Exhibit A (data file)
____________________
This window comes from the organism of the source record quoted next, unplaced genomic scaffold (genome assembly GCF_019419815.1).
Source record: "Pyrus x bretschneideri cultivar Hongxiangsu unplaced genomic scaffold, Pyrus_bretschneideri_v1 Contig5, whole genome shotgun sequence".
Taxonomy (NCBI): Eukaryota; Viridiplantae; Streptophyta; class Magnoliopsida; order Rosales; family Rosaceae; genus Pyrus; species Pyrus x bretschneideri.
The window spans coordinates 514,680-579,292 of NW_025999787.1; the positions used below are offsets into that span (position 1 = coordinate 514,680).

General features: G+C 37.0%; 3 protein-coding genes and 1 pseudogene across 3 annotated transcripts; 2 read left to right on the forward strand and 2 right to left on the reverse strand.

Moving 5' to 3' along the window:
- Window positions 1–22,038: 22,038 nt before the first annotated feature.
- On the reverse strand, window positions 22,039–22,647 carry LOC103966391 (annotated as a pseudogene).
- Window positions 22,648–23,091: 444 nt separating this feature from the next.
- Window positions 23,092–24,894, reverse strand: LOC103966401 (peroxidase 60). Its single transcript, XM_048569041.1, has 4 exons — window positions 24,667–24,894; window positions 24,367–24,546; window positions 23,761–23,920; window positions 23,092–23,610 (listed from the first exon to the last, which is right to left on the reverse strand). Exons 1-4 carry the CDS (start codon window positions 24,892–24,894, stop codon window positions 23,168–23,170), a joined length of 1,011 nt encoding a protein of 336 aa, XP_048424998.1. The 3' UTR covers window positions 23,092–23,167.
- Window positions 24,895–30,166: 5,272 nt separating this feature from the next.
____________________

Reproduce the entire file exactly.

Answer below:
This window comes from the organism of the source record quoted next, unplaced genomic scaffold (genome assembly GCF_019419815.1).
Source record: "Pyrus x bretschneideri cultivar Hongxiangsu unplaced genomic scaffold, Pyrus_bretschneideri_v1 Contig5, whole genome shotgun sequence".
Taxonomy (NCBI): Eukaryota; Viridiplantae; Streptophyta; class Magnoliopsida; order Rosales; family Rosaceae; genus Pyrus; species Pyrus x bretschneideri.
The window spans coordinates 514,680-579,292 of NW_025999787.1; the positions used below are offsets into that span (position 1 = coordinate 514,680).

General features: G+C 37.0%; 3 protein-coding genes and 1 pseudogene across 3 annotated transcripts; 2 read left to right on the forward strand and 2 right to left on the reverse strand.

Moving 5' to 3' along the window:
- Window positions 1–22,038: 22,038 nt before the first annotated feature.
- On the reverse strand, window positions 22,039–22,647 carry LOC103966391 (annotated as a pseudogene).
- Window positions 22,648–23,091: 444 nt separating this feature from the next.
- Window positions 23,092–24,894, reverse strand: LOC103966401 (peroxidase 60). Its single transcript, XM_048569041.1, has 4 exons — window positions 24,667–24,894; window positions 24,367–24,546; window positions 23,761–23,920; window positions 23,092–23,610 (listed from the first exon to the last, which is right to left on the reverse strand). Exons 1-4 carry the CDS (start codon window positions 24,892–24,894, stop codon window positions 23,168–23,170), a joined length of 1,011 nt encoding a protein of 336 aa, XP_048424998.1. The 3' UTR covers window positions 23,092–23,167.
- Window positions 24,895–30,166: 5,272 nt separating this feature from the next.